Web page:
12 August 2013
People really like to call Aaron Sorkin sexist. Now, I’ve shared on many occasions my firm belief that his often weakly drawn female characters have entirely more to do with his inability to understand women than any honest belief that we are inferior (man’s got no game, I feel pretty strongly that his writing shows us that). But this most recent episode of The Newsroom seems to suggest that Sorkin’s got a little Don Keefer in him as much as he’s got a lot of Will McAvoy; that “someone told you you’re a bad guy” thing seems to have crept up on the writer and boy is he trying to make Maggie move in with him (also, he loves Sloan more than words can wield the matter).
This episode was all about women (with a dash of Trayvon Martin coverage thrown in there to somehow appease the weirdos who think he’s racist and also the thoroughly justified people who think he’s a liberal megaphone- the story got a shockingly balanced angle that showed the team trying hard not to hop on assumptions of villainy too early in the story, even if hindsight means the viewers would have been totally okay if they had). Maggie talked about the treatment of “sluts” in contemporary American culture. Mack bristled at the word “bitch” before laying an awesomely deserved yet wonderfully cool-headed smackdown on a kid trying to take advantage of her. Will’s dad died offscreen in a touching story that put an end to the life of a wife-beating drunk (with remarkable conflicting empathy, I must say). Someone brought up the “war on women” and we briefly discussed the unhelpful ways in which that’s been used to attack the innocent and thus marginalize real sexism. It all, by the way, played out in real time against one full hour of “News Night with Will McAvoy” (also the episode’s title).
But let’s talk about the real story of the episode and the biggest and most interesting piece of the conversation about women that Sorkin seems to be having in his writer’s room. Brought to you by the beautiful and ballsy Olivia Munn.
Until her brilliant performance as Sloan Sabbith on The Newsroom (a character who was pretty kickass in season one and, I would argue, the breakout character of season two so far), Munn was known pretty much entirely for being hot. Really hot. Like Maxim “Hot List” hot in that guys-love-her/girls-hate-her kind of way. She did some interesting work (she was a Daily Show Correspondent and hilarious on the not-at-all bad sitcom Perfect Couples) but she was mostly known as hot. This was not helped by the 2012 phone hacking that (just months before the serious role that would prove just how seriously talented she is) made her one of the most notoriously sex scandaled actresses of the current generation. The leaked pictures were two-fold. First there were the sort of actual nude photos that often leak from the phones of hacked hot celebrities (or are accidentally tweeted, as in the case of fellow Newsroomer Allison Pill’s topless shot), not particularly more interesting than the photos from her Maxim shoots that were clearly meant for publication. The real problem was the other set of photos- technically less risqué but with outrageously dirty instructions (for then-boyfriend Chris Pine) superimposed onto them. Like, think of the dirtiest thing you’ve ever seen in writing. Now double it. That’s the sort of stuff supposedly written by Munn to Pine on these photos. It’s never been proven that the writing was hers but the photos themselves are most definitely not fakes and the shadow of their explicitness is going to follow Munn around forever, no matter how many Emmy-worthy performances she gives.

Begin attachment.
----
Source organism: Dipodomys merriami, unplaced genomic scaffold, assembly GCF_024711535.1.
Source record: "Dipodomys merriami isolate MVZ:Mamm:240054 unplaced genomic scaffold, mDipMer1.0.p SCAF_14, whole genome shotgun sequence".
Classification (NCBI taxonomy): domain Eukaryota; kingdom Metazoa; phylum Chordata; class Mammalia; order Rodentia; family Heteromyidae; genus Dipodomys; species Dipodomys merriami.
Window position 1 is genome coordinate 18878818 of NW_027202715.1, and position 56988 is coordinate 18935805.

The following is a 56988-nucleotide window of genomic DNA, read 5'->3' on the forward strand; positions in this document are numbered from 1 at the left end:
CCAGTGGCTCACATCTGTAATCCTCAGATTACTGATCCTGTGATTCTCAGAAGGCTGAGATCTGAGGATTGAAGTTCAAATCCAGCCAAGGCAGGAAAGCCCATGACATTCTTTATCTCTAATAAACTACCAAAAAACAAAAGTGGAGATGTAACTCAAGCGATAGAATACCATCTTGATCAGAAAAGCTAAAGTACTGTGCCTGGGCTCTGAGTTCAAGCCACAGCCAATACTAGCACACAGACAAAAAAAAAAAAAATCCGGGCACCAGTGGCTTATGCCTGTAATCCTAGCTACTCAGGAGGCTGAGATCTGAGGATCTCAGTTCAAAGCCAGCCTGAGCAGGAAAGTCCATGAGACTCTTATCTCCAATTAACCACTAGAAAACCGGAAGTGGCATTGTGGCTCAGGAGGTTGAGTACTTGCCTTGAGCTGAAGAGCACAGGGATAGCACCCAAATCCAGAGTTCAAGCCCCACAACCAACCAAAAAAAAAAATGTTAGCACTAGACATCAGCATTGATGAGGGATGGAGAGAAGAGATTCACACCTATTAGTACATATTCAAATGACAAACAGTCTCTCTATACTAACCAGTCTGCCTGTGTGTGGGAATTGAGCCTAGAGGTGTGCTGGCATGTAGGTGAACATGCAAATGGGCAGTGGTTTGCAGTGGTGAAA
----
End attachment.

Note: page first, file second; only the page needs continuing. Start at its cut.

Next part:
Sloan’s daring, original and affecting storyline in this generally excellent episode was about an ex-boyfriend leaking naked photos of her online. There are obviously some key differences (Sloan’s leak was personal as opposed to illegal hacking, Munn is actress not a TV Economist and therefore not as professionally threatened by the exposure) but this was clearly Munn’s story. I’m fascinated by that prospect- whose idea was it? Did the writers have the guts and/or insensitivity to ask Munn to do this story? Did she come into the writer’s room to tell her side or is she speaking Sorkin and his team’s perspective on her own experience? The heart-wrenchingly honest emotional side of Sloan’s arc in this episode suggests that Munn must have at least shared her experiences with the writers. I just don’t see how Sorkin could have gotten inside a reaction like that if Munn hadn’t led him there. But even if she was just speaking lines with a heavy coincidental bent, the wide open way she played the scenes was, as Don calls it, “impressive” in a this-is-me bravery kind of way. Sloan spends most of the episode hiding in a dark office with Don at her side, their emotional contemplation of Sloan’s predicament punctuated by a goofy subplot about Don’s dry wit being taken as a legitimate news quote from a “reliable source”. My two favourite characters are never better than when they’re together and this story showed us so much of who each of them is. It was insightful, emotional and just a really beautiful handling of a perspective no one really thinks about. In the process of watching Sloan’s humiliation turn to rage, we saw not only more of who she is but a glimpse of the real Munn as well.